One of the most important features of the nervous system is memory: the ability to represent and store experiences, in a manner that alters behavior and cognition at future times when the original stimulus is no longer present. However, the brain is not always an anatomically stable structure: many animal species regenerate all or part of the brain after severe injury, or remodel their CNS toward a new configuration as part of their life cycle. This raises a fascinating question: what are the dynamics of memories during brain regeneration? Can stable memories remain intact when cellular turnover and spatial rearrangement modify the biological hardware within which experiences are stored? What can we learn from model species that exhibit both, regeneration and memory, with respect to robustness and stability requirements for long-term memories encoded in living tissues? In this Perspective, we discuss relevant data in regenerating planaria, metamorphosing insects, and hibernating ground squirrels. While much remains to be done to understand this remarkable process, molecular-level insight will have important implications for cognitive science, regenerative medicine of the brain, and the development of non-traditional computational media in synthetic bioengineering.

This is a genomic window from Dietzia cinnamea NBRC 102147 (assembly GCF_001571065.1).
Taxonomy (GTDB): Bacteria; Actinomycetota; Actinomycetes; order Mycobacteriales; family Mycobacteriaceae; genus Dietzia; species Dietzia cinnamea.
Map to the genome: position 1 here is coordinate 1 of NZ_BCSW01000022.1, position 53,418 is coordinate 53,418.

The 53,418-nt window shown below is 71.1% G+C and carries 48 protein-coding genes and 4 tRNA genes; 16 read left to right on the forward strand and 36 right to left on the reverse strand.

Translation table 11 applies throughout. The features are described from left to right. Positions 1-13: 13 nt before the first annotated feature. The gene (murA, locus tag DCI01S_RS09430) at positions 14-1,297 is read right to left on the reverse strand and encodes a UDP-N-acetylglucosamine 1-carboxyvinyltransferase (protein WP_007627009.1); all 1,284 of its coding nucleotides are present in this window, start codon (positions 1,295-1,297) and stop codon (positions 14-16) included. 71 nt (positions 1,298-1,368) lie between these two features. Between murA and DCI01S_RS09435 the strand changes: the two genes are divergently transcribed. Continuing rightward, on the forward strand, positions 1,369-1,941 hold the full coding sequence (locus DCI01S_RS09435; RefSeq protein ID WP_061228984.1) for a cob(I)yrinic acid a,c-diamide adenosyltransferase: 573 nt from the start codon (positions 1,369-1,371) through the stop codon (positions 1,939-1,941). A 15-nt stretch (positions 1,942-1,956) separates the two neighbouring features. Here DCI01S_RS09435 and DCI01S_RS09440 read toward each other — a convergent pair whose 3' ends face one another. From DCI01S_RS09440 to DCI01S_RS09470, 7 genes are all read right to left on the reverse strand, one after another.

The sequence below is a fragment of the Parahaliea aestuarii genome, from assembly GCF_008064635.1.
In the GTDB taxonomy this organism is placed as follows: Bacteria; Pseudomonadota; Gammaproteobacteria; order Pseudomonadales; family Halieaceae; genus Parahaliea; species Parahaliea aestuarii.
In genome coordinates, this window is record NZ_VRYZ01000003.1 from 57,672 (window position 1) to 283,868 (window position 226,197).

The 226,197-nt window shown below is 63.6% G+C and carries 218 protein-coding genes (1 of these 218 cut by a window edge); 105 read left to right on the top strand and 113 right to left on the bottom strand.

Keywords: brain; learning; memory; metamorphosis; regeneration; remodeling.